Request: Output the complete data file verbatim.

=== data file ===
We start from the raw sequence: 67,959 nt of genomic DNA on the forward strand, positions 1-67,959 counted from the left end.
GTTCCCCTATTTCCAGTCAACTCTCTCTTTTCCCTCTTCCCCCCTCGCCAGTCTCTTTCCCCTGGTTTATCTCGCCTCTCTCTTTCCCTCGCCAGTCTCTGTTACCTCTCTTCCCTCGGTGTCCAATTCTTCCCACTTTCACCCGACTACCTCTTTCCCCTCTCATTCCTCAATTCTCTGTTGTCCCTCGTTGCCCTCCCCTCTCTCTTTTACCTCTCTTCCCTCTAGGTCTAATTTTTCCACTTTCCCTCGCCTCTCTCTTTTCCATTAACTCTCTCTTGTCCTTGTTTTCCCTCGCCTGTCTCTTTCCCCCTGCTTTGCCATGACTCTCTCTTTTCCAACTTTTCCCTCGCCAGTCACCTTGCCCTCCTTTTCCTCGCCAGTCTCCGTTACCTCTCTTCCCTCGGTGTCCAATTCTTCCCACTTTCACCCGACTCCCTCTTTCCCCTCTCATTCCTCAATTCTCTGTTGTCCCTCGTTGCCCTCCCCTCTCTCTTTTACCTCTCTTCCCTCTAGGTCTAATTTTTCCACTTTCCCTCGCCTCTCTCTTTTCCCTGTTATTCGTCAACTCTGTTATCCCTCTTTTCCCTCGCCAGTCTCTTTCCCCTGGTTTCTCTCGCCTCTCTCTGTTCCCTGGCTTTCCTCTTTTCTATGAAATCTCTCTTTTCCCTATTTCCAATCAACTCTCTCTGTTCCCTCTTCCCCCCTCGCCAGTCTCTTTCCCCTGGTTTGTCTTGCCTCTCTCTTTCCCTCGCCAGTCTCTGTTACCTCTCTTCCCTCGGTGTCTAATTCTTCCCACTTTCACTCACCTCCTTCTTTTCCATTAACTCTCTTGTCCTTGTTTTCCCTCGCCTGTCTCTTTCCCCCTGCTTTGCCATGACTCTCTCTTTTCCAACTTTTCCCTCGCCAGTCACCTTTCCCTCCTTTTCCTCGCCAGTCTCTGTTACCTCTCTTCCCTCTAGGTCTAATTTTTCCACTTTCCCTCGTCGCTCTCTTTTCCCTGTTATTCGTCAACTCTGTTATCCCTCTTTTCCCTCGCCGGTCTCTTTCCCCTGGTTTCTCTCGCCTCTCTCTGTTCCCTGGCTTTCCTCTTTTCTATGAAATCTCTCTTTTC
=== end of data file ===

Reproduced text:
We start from the raw sequence: 67,959 nt of genomic DNA on the forward strand, positions 1-67,959 counted from the left end.
GTTCCCCTATTTCCAGTCAACTCTCTCTTTTCCCTCTTCCCCCCTCGCCAGTCTCTTTCCCCTGGTTTATCTCGCCTCTCTCTTTCCCTCGCCAGTCTCTGTTACCTCTCTTCCCTCGGTGTCCAATTCTTCCCACTTTCACCCGACTACCTCTTTCCCCTCTCATTCCTCAATTCTCTGTTGTCCCTCGTTGCCCTCCCCTCTCTCTTTTACCTCTCTTCCCTCTAGGTCTAATTTTTCCACTTTCCCTCGCCTCTCTCTTTTCCATTAACTCTCTCTTGTCCTTGTTTTCCCTCGCCTGTCTCTTTCCCCCTGCTTTGCCATGACTCTCTCTTTTCCAACTTTTCCCTCGCCAGTCACCTTGCCCTCCTTTTCCTCGCCAGTCTCCGTTACCTCTCTTCCCTCGGTGTCCAATTCTTCCCACTTTCACCCGACTCCCTCTTTCCCCTCTCATTCCTCAATTCTCTGTTGTCCCTCGTTGCCCTCCCCTCTCTCTTTTACCTCTCTTCCCTCTAGGTCTAATTTTTCCACTTTCCCTCGCCTCTCTCTTTTCCCTGTTATTCGTCAACTCTGTTATCCCTCTTTTCCCTCGCCAGTCTCTTTCCCCTGGTTTCTCTCGCCTCTCTCTGTTCCCTGGCTTTCCTCTTTTCTATGAAATCTCTCTTTTCCCTATTTCCAATCAACTCTCTCTGTTCCCTCTTCCCCCCTCGCCAGTCTCTTTCCCCTGGTTTGTCTTGCCTCTCTCTTTCCCTCGCCAGTCTCTGTTACCTCTCTTCCCTCGGTGTCTAATTCTTCCCACTTTCACTCACCTCCTTCTTTTCCATTAACTCTCTTGTCCTTGTTTTCCCTCGCCTGTCTCTTTCCCCCTGCTTTGCCATGACTCTCTCTTTTCCAACTTTTCCCTCGCCAGTCACCTTTCCCTCCTTTTCCTCGCCAGTCTCTGTTACCTCTCTTCCCTCTAGGTCTAATTTTTCCACTTTCCCTCGTCGCTCTCTTTTCCCTGTTATTCGTCAACTCTGTTATCCCTCTTTTCCCTCGCCGGTCTCTTTCCCCTGGTTTCTCTCGCCTCTCTCTGTTCCCTGGCTTTCCTCTTTTCTATGAAATCTCTCTTTTC